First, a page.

Ophelia dumps on Burin, Bonavista peninsulas

Send to a friend

Send this article to a friend.

Excessive run-off from tropical storm Ophelia Monday morning forced a culvert loose on the Burin Peninsula Highway between St. Lawrence and Lawn. This is the same area washed away last year during hurricane Igor. — Photo by Cynthia Farrell/The Gazette

Though it seemingly came and went in short order, tropical storm Ophelia’s presence was felt, particularly on the Burin and Bonavista peninsulas.

Echoing the events of last September when hurricane Igor wreaked havoc on Newfoundland, Monday’s storm closed roads, flooded homes, and left the provincial government with new infrastructure issues to address.

In the tiny south coast community of Belleoram, five homes had to be evacuated as water leaked inside. A nearby road was also washed out.

Mayor Steward May was among those forced to leave his home. His town declared a state of emergency for a portion of the day.

“We’ve got an excavator in just to divert anymore water in case of another storm coming this way,” he said. Employees from the Department of Municipal Affairs were due to arrive later in the day to assess the damage.

Route 230 on the Bonavista Peninsula was closed at 11 a.m. near Melrose due to flooding, but it reopened by mid-afternoon.

Opposition says government failed to learn from Igor … Continued from page A1

A local road in Trouty sustained damaged and was deemed impassable, as was Davis Cove Road, a fisheries access road on the Burin Peninsula.

Route 239 leading to Trinity remained closed at Lockston due to flooding and debris on the road as of The Telegram’s Monday deadline.

Other roads that were closed on the Burin Peninsula at some point during the day, including Route 220 between St. Lawrence and Lawn and Route 210 near Red Harbour Hill, were later reopened.

Basement floods were reported in Port Union and Bonavista, though St. Lawrence Mayor Wayde Rowsell said flooding is an issue in his community whenever heavy rainfall occurs.

“There’s always flooding in one area of the community any amount of rain ... but that’s sort of routine here.”

According to Environment Canada, Bonavista had the most rainfall from Ophelia, with 62 millimetres recorded and peak wind gusts of 80 kp/h, while St. Lawrence experienced 58 millimetres of rain.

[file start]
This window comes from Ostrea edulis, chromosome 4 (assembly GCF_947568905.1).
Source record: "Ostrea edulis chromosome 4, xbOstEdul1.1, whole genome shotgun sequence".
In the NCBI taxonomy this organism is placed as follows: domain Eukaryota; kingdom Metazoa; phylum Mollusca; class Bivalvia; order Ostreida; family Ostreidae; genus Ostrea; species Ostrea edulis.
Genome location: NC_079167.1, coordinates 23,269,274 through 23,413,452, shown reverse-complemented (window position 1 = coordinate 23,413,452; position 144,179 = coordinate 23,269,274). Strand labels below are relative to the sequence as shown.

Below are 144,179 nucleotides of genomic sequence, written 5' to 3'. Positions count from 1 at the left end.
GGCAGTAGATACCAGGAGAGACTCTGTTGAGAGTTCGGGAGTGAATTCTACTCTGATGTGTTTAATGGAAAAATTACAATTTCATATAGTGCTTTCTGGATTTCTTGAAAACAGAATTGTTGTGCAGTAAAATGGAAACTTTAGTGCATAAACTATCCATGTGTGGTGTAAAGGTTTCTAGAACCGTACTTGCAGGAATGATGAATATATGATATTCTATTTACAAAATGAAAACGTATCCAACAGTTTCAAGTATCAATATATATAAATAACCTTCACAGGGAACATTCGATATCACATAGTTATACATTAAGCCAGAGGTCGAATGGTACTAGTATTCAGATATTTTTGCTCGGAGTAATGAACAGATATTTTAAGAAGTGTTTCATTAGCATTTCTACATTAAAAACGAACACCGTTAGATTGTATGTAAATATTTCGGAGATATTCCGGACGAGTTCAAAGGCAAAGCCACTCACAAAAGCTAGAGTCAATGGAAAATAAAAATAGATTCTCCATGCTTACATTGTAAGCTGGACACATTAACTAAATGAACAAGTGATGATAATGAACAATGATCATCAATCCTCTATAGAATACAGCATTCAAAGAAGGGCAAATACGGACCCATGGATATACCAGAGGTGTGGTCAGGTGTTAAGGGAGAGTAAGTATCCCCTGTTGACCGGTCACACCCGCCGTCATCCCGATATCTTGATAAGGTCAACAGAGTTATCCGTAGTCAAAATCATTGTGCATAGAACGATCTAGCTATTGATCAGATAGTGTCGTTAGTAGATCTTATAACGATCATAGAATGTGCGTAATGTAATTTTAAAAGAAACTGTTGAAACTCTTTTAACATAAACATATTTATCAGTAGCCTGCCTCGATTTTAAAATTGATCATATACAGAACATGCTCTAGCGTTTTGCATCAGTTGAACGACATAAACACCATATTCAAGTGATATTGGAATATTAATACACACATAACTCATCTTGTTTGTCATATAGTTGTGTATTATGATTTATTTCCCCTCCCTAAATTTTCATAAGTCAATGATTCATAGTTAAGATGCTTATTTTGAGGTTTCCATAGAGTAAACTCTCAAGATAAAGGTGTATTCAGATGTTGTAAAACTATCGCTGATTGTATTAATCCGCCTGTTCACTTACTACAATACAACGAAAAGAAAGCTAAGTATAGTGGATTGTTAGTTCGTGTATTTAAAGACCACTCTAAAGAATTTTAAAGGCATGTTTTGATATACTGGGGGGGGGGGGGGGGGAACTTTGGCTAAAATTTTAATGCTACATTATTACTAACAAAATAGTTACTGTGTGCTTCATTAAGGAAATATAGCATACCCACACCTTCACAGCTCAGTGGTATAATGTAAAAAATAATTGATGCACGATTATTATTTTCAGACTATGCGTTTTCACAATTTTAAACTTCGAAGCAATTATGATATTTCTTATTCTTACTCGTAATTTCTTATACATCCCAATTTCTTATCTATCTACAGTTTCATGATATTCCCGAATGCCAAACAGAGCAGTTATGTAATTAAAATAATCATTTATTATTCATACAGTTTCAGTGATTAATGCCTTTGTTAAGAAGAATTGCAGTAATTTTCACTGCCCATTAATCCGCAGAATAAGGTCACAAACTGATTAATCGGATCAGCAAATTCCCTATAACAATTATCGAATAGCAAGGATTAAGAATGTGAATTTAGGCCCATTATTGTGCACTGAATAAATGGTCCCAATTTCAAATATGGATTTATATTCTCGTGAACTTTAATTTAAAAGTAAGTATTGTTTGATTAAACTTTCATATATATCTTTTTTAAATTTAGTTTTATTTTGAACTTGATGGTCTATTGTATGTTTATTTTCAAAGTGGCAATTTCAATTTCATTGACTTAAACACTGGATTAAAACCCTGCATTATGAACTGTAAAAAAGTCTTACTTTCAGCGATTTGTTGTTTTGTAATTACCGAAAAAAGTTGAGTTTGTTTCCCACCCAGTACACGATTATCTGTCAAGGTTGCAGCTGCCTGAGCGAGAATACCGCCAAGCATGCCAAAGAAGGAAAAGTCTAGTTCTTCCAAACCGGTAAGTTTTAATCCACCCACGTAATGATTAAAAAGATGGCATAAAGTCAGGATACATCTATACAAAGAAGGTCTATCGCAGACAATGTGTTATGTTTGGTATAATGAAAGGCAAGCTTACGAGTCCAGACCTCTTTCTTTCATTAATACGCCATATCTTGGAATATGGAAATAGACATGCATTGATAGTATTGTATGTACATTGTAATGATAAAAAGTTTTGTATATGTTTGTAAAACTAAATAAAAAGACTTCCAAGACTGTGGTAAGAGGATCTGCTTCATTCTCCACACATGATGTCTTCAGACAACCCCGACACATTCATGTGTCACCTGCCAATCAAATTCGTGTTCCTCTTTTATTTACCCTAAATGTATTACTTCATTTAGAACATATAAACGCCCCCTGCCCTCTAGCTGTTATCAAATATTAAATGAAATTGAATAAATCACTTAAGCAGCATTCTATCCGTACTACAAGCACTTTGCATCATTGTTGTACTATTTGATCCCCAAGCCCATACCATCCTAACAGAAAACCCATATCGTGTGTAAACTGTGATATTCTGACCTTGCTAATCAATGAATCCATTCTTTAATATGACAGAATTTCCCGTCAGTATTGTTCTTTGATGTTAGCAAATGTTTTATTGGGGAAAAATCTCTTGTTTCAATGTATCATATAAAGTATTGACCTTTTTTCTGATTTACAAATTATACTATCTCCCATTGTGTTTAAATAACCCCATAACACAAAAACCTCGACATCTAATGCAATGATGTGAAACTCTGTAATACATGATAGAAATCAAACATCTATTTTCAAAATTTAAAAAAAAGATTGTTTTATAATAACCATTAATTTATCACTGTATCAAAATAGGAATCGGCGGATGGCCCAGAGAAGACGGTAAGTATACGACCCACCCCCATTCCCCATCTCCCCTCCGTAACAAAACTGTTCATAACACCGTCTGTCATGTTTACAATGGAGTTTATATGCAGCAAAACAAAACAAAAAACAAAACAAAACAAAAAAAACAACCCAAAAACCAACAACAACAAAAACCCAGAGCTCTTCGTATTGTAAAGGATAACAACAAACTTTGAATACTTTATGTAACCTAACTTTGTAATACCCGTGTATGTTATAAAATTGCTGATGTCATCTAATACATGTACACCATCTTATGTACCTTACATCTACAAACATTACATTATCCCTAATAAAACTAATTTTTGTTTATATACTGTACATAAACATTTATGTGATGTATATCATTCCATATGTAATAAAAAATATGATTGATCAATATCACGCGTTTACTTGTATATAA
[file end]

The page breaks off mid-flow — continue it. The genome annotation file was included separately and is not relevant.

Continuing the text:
At St. John’s International Airport, 27 millimetres of rain was recorded.


Assess the damage

Minister of Municipal Affairs Kevin O’Brien said government employees will assess the damage.

“As I’m understanding, there hasn’t been a whole lot of damage to the roads, and mostly they were closed for precautionary reasons,” he said.

He said government began tracking the storm from the moment it formed in the Caribbean Sea.

“We’re very pleased that the predictions came true and it was a tropical storm and not a hurricane.”

O’Brien said most of the damage caused by hurricane Igor has been addressed, though he said there remains some areas that have not “been brought to standard” as of now.

In a news release Monday afternoon, Liberal Leader Kevin Aylward claimed the governing Progressive Conservatives had failed to learn lessons from Igor, as proven by its response to Ophelia.

“Damage to new highway infrastructure today on both the Burin and Bonavista peninsulas has proven that repairs since Igor have been inadequate,” said Aylward.

Told about Aylward’s claim infrastructure never held up, Premier Kathy Dunderdale said, “I don’t know where he’s getting his information from. I can only rely on what’s being provided to me by the municipalities themselves, Fire and Emergency Services and the Department of Municipal Affairs.

“What can I say about Mr. Aylward and the Liberals? They have a lot to say, but not much substance to it these days.”

From what she’s been told, aside from some damage to asphalt, passing lanes, and road shoulders, she said most infrastructure across eastern Newfoundland stood up.

Meanwhile, another storm is expected to hit the province Wednesday and Thursday, bringing more heavy rainfall and strong winds with it.

Herb Thoms, a meteorologist with Environment Canada, said the system is not a tropical one. As of Monday, he said the western portion of the province had the strongest probability of experiencing heavy rain and strong winds.

O’Brien said his department will do road repairs as quickly as possible and hope weather conditions Wednesday and Thursday cause no further damage.


arobinson@thetelegram.com afitzpatrick@thetelegram.comsbartlett@thetelegram.com

Organizations: Department of Municipal Affairs, Environment Canada, Port Union International Airport Progressive Conservatives Fire and Emergency Services

Geographic location: Newfoundland, Belleoram, Melrose Trouty Davis Cove Road Red Harbour Hill Caribbean Sea

  • 1
  • 2
  • 3
  • 4
  • 5

Thanks for voting!

Top of page



Recent comments

  • To Around The Bay
    October 04, 2011 - 13:30

    A B C J....Anyone But Clyde Jackman. Time to vote NDP how in the name of God could they be any worse than the bunch we have in there no?

  • Sandy
    October 04, 2011 - 13:01

    Looks like a job done by some shady construction company to me. What a laugh!!!

  • Donny Dooley Dildo NL
    October 04, 2011 - 06:43

    Minister Jackman said this morning that they learned a lesson regarding installing culverts. Next time, he said, they will use cement instead of just rock. Here we are in 2011, and we're still having trouble installing a basic culvert. This is probably the reason why all of our engineering jobs go to Quebec and we newfies are left with the pick and shovel. It's safer that way.